Saturday, 15 November 2008

class and colour

there was an interesting interview on radio nz with dr edwina pio, who wrote the book "sari: indian women at work in nz". also interviewed were two of the women who were the featured in the book: ex-dunedin mayor sukhi turner (punjabi) and wellington nurse naema chhima (gujarati). as the pre-interview blurb says, dr pio wrote the book because she found when she moved here that "many nz'ers thought the typical indian woman speaks broken english, reeks of curry, works in a dairy, and is completely under her husband's thumb".

i can so totally relate to her experience of "professionally qualified women and women with a wonderful treasure of skills and experience" having trouble finding appropriate jobs, because they were held back by such stereotypes. it's very hard to be seen as confident, assertive and competent when the predominant view of women of your ethnicity is one of being victimised and passive. of course that has an impact when employers are trying to assess your capabilities.

therein lies the difficulty for women of colour. in many of our countries of origin, inequality and abuse of women exists at high levels. the moving piece by eve ensler (linked to by the ex-expat here) shows there are some seriously appalling issues faced by women in developing countries. none of us wants to downplay that, nor ignore it.

but the reality is that, unless they are coming in on the refugee quota, this is often not the experience of women of colour who migrate here. simply because these days, they have to be well-educated, english-speaking and pretty much from the upper class in order to get in. that's the way our immigration system works.

and i'm not saying that domestic violence doesn't happen in these households. sometimes it does, most often because of the financial pressures and the lack of social support networks that is the hallmark of the migrant experience.

but violence and vicitmisation is not the universal experience for women of colour in this country. many of us are empowered, educated and ready to contribute. to automatically be seen as victims is not only insulting, but also takes away our power and confidence. it makes for a hostile external environment, in which it is that much more difficult to achieve.

that's why this book is important. because it tells the positive stories of women who have succeeded, and tries to break the stereotypes that hold us back. it provides strong role models and hopefully will change the way others see us.

and yet, in my heart i know that eve ensler's story is the more important one. it's the one that needs to be shouted from the rooftops, to try and shake us from our complacent existence so that we will be moved to act. the suffering of those impoverished women suffering from extreme sexual violence is much greater than the discrimination faced by privileged migrant women of colour here in nz. so i have this sense of guilt that highlighting the latter somehow diminishes the former. a sense that really, we in this country have no right to complain.

except that injustice anywhere does need to be called out for what it is. does need to be highlighted and attended to. because if we let the little things go, then how will deal with the bigger issues.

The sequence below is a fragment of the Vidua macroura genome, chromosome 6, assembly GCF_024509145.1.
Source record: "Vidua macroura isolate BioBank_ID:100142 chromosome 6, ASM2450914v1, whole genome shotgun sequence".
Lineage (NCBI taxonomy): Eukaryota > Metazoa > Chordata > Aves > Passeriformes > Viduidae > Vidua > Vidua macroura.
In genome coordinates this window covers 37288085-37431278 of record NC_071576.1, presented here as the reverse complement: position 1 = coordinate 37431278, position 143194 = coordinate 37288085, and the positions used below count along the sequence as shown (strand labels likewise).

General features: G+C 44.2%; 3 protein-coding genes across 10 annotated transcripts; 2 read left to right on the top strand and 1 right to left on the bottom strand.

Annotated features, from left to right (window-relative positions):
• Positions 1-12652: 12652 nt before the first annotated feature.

Anna said...

At it's worst, the assumption that women of colour are victimised and helpless leads to a smug my-culture-is-better-than-your-culture position - seen in it's most ludicrous form in the assertion that the US invasion of Afghanistan was motivated in part by George W's concern for women's rights. It can be racism in a new guise. It's not at all unrelated to the suffering of those women of colour who continue to experience terrible forms of violence. I think it's because they're 'other' (read 'primitive' or 'backward') that we manage to turn a blind eye to things which are unconscionable, and that we wouldn't tolerate happening to people more 'like us'.

Luddite Journo said...

Thank you Stargazer, having conversations about the interactions between gender, race/ethnicity, class, culture and geographical place are really important - and the more we have them the better. These are big, complex issues often simplified into the stereotypes you talk about here.
The real world is never that simple.
Just one thing though - domestic violence emphatically does happen within migrant communities as you acknowledge. And as you acknowledge, the racism new migrants (especially of colour) encounter, the difficulties of living in an unfamiliar environment, the lack of supportive social structures etc all contribute to how domestic violence takes place.
BUT so do gender norms - in both countries of origin and countries of settlement - otherwise women of colour would be beating men of colour at the same rates as vice versa - which ain't the case for sure.
So I just want to ask that we continue to have gender in there as part of the discussion - while acknowledging the different experiences women and men of colour have. One of the effects of racism is that it is makes it more difficult for women of colour to leave abusive men - what will their community be if not their 'home' one? And shared experiences of racism are a powerful bond too.
Thoughts of a Pakeha woman with mixed up class background who likes thinking about this stuff :-)